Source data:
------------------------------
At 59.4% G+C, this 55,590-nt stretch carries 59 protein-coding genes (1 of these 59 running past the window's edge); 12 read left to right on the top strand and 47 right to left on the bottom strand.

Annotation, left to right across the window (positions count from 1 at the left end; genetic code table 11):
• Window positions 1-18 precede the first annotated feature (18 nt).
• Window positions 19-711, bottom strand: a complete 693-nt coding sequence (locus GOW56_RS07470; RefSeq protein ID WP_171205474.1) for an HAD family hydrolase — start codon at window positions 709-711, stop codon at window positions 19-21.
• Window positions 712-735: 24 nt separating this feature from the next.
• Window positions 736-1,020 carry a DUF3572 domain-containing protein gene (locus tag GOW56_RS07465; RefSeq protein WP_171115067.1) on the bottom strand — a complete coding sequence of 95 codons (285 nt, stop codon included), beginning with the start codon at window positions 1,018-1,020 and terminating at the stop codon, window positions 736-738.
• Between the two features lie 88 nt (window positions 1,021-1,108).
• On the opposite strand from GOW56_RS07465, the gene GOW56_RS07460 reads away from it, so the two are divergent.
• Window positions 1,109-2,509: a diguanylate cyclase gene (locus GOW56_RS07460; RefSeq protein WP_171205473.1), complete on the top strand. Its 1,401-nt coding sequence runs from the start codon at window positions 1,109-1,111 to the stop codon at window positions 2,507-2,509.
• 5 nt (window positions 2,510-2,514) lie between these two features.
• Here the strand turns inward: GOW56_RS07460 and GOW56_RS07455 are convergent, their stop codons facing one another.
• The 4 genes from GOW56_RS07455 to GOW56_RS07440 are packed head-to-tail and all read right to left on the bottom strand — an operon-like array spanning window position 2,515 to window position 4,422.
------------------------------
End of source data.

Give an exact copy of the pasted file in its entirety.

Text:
At 59.4% G+C, this 55,590-nt stretch carries 59 protein-coding genes (1 of these 59 running past the window's edge); 12 read left to right on the top strand and 47 right to left on the bottom strand.

Annotation, left to right across the window (positions count from 1 at the left end; genetic code table 11):
• Window positions 1-18 precede the first annotated feature (18 nt).
• Window positions 19-711, bottom strand: a complete 693-nt coding sequence (locus GOW56_RS07470; RefSeq protein ID WP_171205474.1) for an HAD family hydrolase — start codon at window positions 709-711, stop codon at window positions 19-21.
• Window positions 712-735: 24 nt separating this feature from the next.
• Window positions 736-1,020 carry a DUF3572 domain-containing protein gene (locus tag GOW56_RS07465; RefSeq protein WP_171115067.1) on the bottom strand — a complete coding sequence of 95 codons (285 nt, stop codon included), beginning with the start codon at window positions 1,018-1,020 and terminating at the stop codon, window positions 736-738.
• Between the two features lie 88 nt (window positions 1,021-1,108).
• On the opposite strand from GOW56_RS07465, the gene GOW56_RS07460 reads away from it, so the two are divergent.
• Window positions 1,109-2,509: a diguanylate cyclase gene (locus GOW56_RS07460; RefSeq protein WP_171205473.1), complete on the top strand. Its 1,401-nt coding sequence runs from the start codon at window positions 1,109-1,111 to the stop codon at window positions 2,507-2,509.
• 5 nt (window positions 2,510-2,514) lie between these two features.
• Here the strand turns inward: GOW56_RS07460 and GOW56_RS07455 are convergent, their stop codons facing one another.
• The 4 genes from GOW56_RS07455 to GOW56_RS07440 are packed head-to-tail and all read right to left on the bottom strand — an operon-like array spanning window position 2,515 to window position 4,422.